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The Covid-19 pandemic has thrown the importance of public health into sharp relief and highlighted the number of varied careers you could pursue in healthcare. 

Suddenly, epidemiologists, public health officials and health communications experts have become familiar and trusted voices in the media. We’ve seen that healthcare extends far beyond the frontline doctors and nurses. The impact of public healthcare is now more visible than ever. 

If you’re interested in public healthcare but not really sure whether this is the right direction for you, here is how a healthcare internship could be the first step on a career path revolving around health and wellbeing.


What is public health? 


Participants washing hands with community


The focus of public health is to protect communities against health risks, prevent illness and promote wellbeing. Public health is centred around protecting and promoting the health of groups of people, rather than treating diseases, disorders and disabilities in individuals. Think of public health as the guardrails at the top of the cliff, rather than the ambulance at the bottom. 

GVI’s public health projects, such as the healthcare internship in Ghana, use evidence-based prevention and intervention strategies to help communities develop their own abilities to address issues facing them, and improve their health and wellbeing in the long run. 

This kind of healthcare work might appeal if you have a long-term view of healthcare in communities and are interested in promoting health at scale. 


What kind of jobs can you do in public healthcare?



So what does a career in public health actually entail? Public health jobs are suitable for anyone with a passion for healthcare beyond clinical medicine. Essentially, if you are broadly interested in public health, you can then map that to your other interests, whether they lie in science, education or even arts. 

There are a range of other scientific fields which might suit an interest in public health; you might want to pursue a career as a virologist,epidemiologist,  microbiologist, immunologist or vaccine researcher.

You might be more interested in developing public policy to benefit diverse communities and ensure equal access to healthcare. For example, as a public health policy analyst, you could review the literature on suicide among youth and advise government or non-profit organisations on prevention strategies.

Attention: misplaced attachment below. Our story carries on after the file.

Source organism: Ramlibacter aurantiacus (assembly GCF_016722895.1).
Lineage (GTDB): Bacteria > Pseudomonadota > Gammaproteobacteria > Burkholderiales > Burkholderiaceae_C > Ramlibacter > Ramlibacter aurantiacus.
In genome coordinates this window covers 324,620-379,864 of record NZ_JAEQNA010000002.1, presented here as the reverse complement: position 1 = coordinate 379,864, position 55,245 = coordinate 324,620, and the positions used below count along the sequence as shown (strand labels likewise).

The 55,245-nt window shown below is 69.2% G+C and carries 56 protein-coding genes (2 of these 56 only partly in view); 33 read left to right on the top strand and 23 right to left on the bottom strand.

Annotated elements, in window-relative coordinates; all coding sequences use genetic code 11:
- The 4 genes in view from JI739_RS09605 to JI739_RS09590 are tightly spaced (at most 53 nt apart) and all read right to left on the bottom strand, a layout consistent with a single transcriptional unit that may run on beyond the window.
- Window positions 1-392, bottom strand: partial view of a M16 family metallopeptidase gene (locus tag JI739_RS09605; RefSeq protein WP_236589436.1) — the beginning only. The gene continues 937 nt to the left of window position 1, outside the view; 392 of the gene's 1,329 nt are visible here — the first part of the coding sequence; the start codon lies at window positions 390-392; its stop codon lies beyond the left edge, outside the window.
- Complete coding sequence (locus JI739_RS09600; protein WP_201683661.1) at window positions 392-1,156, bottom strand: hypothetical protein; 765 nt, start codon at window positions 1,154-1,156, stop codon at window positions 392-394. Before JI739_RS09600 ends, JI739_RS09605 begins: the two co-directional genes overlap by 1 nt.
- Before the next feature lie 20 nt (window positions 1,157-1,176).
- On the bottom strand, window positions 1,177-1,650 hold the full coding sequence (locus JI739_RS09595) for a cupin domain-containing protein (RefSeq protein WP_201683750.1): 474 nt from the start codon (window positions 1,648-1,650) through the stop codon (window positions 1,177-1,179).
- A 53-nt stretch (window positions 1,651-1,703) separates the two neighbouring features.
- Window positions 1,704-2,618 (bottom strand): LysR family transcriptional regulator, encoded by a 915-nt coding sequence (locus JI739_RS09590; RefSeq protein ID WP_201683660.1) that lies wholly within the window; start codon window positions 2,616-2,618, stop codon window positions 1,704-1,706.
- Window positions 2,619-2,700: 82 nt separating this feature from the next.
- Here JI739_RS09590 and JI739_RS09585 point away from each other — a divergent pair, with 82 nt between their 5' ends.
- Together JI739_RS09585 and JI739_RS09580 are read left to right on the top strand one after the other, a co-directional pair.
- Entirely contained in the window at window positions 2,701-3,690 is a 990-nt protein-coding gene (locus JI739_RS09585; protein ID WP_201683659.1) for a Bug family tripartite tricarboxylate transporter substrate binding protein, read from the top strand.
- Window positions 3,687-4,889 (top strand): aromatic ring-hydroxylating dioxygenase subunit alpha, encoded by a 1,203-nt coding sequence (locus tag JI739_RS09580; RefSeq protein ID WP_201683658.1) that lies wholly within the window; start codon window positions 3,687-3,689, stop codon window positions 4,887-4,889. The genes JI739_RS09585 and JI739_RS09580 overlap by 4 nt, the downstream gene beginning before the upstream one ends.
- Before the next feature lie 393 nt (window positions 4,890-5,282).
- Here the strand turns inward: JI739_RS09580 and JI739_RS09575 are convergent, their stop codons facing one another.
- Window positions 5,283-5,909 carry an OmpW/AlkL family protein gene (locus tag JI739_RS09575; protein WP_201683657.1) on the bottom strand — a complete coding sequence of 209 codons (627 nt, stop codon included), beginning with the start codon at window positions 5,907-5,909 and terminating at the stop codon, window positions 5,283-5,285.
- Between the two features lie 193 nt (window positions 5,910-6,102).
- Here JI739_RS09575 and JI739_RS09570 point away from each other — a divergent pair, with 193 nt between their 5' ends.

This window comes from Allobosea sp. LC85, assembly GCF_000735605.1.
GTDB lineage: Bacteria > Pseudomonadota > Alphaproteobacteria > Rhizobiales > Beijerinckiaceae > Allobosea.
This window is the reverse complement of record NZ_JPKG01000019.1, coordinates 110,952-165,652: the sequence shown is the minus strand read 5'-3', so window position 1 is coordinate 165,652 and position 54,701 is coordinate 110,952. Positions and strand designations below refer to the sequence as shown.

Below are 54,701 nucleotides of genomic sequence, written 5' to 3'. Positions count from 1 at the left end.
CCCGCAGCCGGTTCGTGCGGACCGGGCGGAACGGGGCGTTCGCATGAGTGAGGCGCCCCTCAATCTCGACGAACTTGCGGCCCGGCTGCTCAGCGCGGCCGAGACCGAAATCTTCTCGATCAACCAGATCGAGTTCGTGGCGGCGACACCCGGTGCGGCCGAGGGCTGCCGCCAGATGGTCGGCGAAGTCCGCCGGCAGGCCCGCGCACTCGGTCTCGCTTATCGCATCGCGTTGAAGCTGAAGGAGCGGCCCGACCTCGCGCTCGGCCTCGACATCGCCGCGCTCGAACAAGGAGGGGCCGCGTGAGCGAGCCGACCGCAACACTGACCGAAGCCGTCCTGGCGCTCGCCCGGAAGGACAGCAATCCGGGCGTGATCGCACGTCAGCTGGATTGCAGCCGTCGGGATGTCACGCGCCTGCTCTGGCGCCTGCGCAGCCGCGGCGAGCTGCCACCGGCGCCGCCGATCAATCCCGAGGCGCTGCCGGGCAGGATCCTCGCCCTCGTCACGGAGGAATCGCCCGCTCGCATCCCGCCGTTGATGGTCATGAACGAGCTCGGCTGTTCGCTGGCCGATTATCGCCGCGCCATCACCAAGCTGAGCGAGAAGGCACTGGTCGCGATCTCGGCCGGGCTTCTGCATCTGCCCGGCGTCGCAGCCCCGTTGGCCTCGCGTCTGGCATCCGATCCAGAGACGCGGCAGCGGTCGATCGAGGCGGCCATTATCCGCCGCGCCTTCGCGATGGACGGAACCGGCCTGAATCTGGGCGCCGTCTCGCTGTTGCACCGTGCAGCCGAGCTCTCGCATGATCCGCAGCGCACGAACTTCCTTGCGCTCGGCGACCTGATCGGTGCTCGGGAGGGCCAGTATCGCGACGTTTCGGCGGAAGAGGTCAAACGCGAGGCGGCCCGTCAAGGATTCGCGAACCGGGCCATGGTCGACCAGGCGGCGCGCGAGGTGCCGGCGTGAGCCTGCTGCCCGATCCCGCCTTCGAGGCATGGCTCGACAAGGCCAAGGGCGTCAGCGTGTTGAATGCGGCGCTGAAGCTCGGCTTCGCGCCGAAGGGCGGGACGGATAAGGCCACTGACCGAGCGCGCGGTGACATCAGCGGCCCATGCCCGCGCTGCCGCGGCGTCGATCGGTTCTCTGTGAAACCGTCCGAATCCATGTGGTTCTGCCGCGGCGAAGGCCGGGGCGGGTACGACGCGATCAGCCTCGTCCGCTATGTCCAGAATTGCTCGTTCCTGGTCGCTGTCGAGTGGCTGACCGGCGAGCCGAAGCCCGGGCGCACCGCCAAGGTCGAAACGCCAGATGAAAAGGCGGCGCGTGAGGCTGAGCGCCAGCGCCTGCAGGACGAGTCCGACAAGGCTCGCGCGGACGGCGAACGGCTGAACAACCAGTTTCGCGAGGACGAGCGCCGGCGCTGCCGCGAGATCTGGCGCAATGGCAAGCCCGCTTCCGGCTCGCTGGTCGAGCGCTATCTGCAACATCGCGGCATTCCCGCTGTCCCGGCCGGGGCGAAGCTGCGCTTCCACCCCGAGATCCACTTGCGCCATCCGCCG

Then there are other roles such as promoting awareness of healthy living, and working as an educator, community outreach worker or health communications specialist. These types of roles might appeal more if you want to work closely with different groups of people, or if you want to tap into your more creative side to develop communication campaigns.  


How do you know if a career in public health is for you?



One of the best ways to decide if a career in public health is for you is to get hands-on experience in the field with a healthcare internship. This opens up pathways you might not have considered before, and gives a realistic view of what is involved in this career. 

This can have positive long-term effects for the whole field of public health, the more people given the chance to gain experience through an internship, the more diverse public healthcare forces can be.

GVI offers a healthcare internship in Fiji, Cambodia, Thailand, Nepal and Ghana. These internships are ideal opportunities for exploring different facets of community health. During this healthcare internship, you might help teach basic first aid skills, educate on methods of reducing malaria transmission, or share knowledge of fitness and nutrition. 

Some of these internships focus on women and girls, who are often unable to openly discuss topics like puberty, menstrual health or mental health because of a strictly patriarchal society. Supporting women and girls as they navigate their health and wellbeing can help to address gender inequality and improve health outcomes.

Helping to provide resources for women is also beneficial to the wider community, as they often care for their families, treating minor injuries and paying attention to nutrition and other preventative health measures. In this way, empowering women helps to improve the health of Ghanaian communities as a whole, and challenge the gender inequalities they are facing. This healthcare internship will give you experience in sustainable change within healthcare. 


Applying to study



After taking part in a healthcare internship, you might have a clearer idea of what you would like to study. Public health is a broad field with an intimidating number of directions you could choose to go in, which can feel overwhelming when you’re only just embarking on your student journey. After completing an internship, you’ll be able to focus on the areas that really resonate with you, and make better program choices to set you up for success. On top of that, the skills and practical experience you will have gained can help you get into the program you want. 

For example, during the healthcare internship, you might plan, design and deliver health workshops or activities. You will have knowledge of how these initiatives support wider community wellbeing. This experience looks great on an application and could make you stand out from the crowd, as you will be able to show your understanding of public health strategies. 

Find out if a career in public health is for you by joining a healthcare internship with GVI today

Disclaimer: The images in this article were taken pre-COVID-19.

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